Luke: I feel as a setting the Ottoman empire is underused in historic fiction. What other periods or settings in the Ottoman Empire do you think would make interesting novels?
Saygın: You can write a novel over almost every era of any culture or state. The thing we call ‘atmosphere’ is an apparatus at the last instance. The secret is always in the story, in the fiction. If you can find the ‘true story’ and if you can make it fit with the atmosphere that you’ve chosen, then you can write a very interesting novel.
Luke: Are their any other Ottoman historic novels that you think should be translated into English?
Saygın: There are plenty of good books in Turkish literature, about ottoman era. I think Nermin Mollaoğlu can give you a more satisfying answer if you ask this quesiton to her...
Luke: Can you tell me a bit about your writing process. Do you like to plan out your stories before hand or do you like writing and seeing where the story takes you?
Saygın: I am not a hardcore strategist when writing but I slightly plan the writing process. At that point, I always remember the words of Ursula L. Guin: “I do not ‘make’ realms, I am not an engineer. I am a discoverer who discovers the world (realm) with my characters.” Okay, I am not a such a brilliant soul like Ursula but I am trying to follow her advise, with some exceptions: I am following a basic plot and to motivate myself I do not begin writing before I decide the final scene of the novel and each chapter. Here is another important working secret from me: I do not like the process of writing. I like doing research, thinking and dreaming. For me, the rest of the ‘writing process’ is only a ‘responsibility’. I think that’s why I prefer to write by hand and in any place except my working room.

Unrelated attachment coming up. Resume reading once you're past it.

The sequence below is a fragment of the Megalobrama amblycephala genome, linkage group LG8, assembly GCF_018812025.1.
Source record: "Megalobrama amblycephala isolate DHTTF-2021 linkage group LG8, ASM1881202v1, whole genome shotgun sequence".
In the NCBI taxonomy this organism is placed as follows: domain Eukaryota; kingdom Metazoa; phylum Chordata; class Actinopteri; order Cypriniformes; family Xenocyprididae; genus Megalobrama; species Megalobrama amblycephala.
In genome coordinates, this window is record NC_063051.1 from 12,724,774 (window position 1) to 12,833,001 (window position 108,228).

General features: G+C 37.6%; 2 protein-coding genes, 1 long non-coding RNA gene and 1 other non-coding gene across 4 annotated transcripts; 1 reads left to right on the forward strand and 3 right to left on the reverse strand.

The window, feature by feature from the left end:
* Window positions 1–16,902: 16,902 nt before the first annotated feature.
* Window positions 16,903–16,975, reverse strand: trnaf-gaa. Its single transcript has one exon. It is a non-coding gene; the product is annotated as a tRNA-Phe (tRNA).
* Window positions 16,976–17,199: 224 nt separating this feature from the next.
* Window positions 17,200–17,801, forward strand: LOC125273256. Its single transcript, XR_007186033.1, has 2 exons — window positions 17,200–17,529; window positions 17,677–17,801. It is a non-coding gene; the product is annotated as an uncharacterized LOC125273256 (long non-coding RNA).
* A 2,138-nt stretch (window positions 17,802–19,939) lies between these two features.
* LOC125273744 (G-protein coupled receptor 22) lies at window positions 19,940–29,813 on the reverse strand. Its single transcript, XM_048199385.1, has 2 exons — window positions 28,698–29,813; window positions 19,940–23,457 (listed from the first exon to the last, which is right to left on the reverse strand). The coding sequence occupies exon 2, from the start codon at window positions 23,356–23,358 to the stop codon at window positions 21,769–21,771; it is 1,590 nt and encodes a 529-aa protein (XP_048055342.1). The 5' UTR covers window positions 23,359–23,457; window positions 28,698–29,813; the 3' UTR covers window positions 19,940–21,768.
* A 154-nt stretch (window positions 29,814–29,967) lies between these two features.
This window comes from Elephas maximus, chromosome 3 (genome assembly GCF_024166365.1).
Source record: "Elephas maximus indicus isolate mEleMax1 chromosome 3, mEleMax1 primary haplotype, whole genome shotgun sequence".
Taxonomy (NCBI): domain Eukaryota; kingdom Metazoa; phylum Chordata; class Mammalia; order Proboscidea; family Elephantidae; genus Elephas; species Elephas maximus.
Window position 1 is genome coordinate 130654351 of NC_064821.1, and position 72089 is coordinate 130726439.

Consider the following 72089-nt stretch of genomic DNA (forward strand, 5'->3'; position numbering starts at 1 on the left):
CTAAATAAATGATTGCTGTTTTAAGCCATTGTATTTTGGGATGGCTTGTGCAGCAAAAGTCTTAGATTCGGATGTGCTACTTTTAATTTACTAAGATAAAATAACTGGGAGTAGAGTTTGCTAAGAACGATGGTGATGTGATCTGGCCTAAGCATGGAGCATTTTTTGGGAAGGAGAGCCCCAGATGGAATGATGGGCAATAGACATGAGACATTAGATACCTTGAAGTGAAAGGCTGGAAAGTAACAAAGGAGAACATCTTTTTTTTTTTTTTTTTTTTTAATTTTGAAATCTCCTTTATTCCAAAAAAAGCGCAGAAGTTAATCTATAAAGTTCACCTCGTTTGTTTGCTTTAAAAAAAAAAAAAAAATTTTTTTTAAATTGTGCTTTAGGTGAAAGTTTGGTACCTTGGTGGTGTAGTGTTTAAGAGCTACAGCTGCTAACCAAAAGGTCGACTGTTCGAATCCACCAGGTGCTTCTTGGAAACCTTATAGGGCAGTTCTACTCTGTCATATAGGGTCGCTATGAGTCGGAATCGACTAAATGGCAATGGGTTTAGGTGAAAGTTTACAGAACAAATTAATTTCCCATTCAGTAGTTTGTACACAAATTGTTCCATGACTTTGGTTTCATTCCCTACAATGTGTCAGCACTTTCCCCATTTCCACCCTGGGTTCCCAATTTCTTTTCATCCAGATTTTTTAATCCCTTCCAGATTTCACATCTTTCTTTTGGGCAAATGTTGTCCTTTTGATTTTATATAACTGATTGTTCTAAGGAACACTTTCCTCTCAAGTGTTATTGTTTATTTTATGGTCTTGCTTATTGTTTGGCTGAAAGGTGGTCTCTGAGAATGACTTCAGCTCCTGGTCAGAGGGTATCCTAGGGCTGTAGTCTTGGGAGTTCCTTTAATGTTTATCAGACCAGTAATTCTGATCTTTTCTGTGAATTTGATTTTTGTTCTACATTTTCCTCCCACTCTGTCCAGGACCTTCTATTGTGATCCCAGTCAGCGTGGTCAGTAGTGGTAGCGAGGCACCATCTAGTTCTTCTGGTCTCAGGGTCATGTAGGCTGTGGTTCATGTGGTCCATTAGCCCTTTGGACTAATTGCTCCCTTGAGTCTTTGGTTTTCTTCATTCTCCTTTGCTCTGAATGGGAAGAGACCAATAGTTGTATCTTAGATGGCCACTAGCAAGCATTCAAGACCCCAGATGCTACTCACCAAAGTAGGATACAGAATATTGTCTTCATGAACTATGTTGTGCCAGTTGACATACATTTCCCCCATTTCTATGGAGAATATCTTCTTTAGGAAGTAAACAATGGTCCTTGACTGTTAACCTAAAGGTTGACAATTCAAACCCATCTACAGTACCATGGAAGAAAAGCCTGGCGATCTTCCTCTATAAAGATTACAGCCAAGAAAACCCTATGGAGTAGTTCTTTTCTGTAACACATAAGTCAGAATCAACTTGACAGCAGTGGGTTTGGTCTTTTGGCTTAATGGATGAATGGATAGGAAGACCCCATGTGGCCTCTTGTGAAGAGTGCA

Luke: The central plot of the book is about The Cook rescuing his childhood sweetheart from the Harem. The damsel in distress is a story that has been told many times, particularly with regards to the Ottoman haram. How did you try to come up with a new angle on this story?
Saygın: Another confession for you: Yes, we the writers have been telling you the same stories for centuries. There’s nothing new.
When I was mentally working on the book, I only knew that it will be a novel about ‘an Ottoman cook who can cast magic by cooking’. That was all I had in my hand. For months, I’ve looked for a ‘true story’ which will go best with that idea. One night I’ve remembered the core rule of fiction: ‘Simple is the best.’ The most suitable story for that idea must be the most simple love story of the world. Yes I know that it had told thousands times before, but it was not a problem. Because I was sure about two things: One, I was sure about the power of my core idea, and second, a fiction is not about ‘what’ you are telling, it is about how you are telling it.
Luke: What are you reading at the moment?
Saygın: The tales of 1001 Nights… I have begun to feed myself for my next novel after Fire and Worth…